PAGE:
• Supporting humanities education that builds and centers more complete and accurate narratives to construct a fuller account of the human experience;
  • Accelerating demographic transformation in the academy;
  • Elevating bold ideas and new knowledge that support the generation of just societies.

This open call thus seeks visionary proposals that begin with expertise based in the humanities and utilize a multi-disciplinary approach to addressing racial justice in ways that are in keeping with the Higher Learning program’s above-listed foci, asking questions such as (but not limited to):

  • What might we learn from the study of past periods of crisis and disruption, and how might those lessons lead us to cultural and social transformation in the present?
  • What are the future possibilities for structures that elevate, make visible, liberate, and help individuals and communities to thrive?
  • How might the humanities and higher education more generally be productively transformed to achieve greater and more equitable access, demographic transformation, and to support new ways of knowing and new modes of knowledge production? And how might those transformations be linked to the generation of a more just and equitable society?

This call for proposals is predicated on the Foundation’s belief that the voices of historians of all subjects, writers, linguists, philosophers, scholars of literature, of languages and cultures, of religion and of communication, of race and ethnic studies, of gender and sexuality, as well as artists, anthropologists, cultural and human geographers, political theorists and sociologists (to name just a few) are absolutely essential to the societal and cultural transformation we so clearly require. Simultaneously, the call is rooted in a belief that the full depth and complexity of humanities-based inquiry can be put towards the search for solutions to current societal problems, even if the research discoveries themselves are not immediately transactional. This program thus aims to support fundamental and applied humanities exploration, in a manner that requires new forms of intellectual partnerships that are based in deeply reciprocal modes of collaboration, with the goal of shaping the future through the generation of bold new perspectives and imaginatively developed new knowledge.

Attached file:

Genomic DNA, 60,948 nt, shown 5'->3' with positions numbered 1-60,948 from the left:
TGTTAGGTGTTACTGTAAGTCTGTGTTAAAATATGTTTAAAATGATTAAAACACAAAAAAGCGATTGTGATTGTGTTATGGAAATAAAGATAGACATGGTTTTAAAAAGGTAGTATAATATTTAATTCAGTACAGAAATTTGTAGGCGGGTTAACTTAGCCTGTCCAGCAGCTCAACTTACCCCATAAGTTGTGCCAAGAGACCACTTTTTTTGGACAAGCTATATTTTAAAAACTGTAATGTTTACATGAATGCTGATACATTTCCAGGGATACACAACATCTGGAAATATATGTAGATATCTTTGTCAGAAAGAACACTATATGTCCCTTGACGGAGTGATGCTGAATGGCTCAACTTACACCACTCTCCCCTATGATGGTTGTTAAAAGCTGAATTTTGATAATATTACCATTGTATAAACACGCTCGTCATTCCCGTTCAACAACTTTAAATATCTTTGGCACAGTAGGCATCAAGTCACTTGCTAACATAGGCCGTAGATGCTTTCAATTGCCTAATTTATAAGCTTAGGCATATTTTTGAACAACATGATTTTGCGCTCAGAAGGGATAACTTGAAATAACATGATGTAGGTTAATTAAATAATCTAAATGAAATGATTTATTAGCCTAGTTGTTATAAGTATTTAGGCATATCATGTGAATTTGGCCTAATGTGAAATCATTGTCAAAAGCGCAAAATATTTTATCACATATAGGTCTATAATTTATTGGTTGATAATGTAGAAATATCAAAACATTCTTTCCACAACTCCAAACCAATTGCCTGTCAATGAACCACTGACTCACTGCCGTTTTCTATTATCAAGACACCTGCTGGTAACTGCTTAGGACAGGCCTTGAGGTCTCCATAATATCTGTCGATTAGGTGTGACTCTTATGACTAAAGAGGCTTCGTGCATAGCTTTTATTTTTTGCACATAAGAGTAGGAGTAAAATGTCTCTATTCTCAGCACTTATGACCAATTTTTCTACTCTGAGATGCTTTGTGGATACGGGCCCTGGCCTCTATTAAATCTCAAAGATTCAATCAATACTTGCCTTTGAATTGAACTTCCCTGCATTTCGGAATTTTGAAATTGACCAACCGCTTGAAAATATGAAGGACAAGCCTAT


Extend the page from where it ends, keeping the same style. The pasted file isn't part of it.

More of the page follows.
Multi-disciplinary teams are encouraged to think capaciously and inclusively about their structure, using—but not limited to—the following guidelines. Teams:

  • must include a coordinator to ensure strong collaboration. The coordinator’s time should accordingly be accounted for in the budget. The coordinator may also be (but is not necessarily) the PI;
  • are encouraged to include partners from a range of colleges and universities across sectors;
  • may include artists and scholars who are without an institutional affiliation;
  • may include artists-in-residence, community scholars-in-residence, activists-in-residence, or Elders-in-residence;
  • may include partners from non-profits and community-based organizations;
  • must include undergraduate and/or graduate students;
  • may include no more than two post-doctoral fellows.

Please review the full Call for Proposals for additional information.


Please contact [email protected]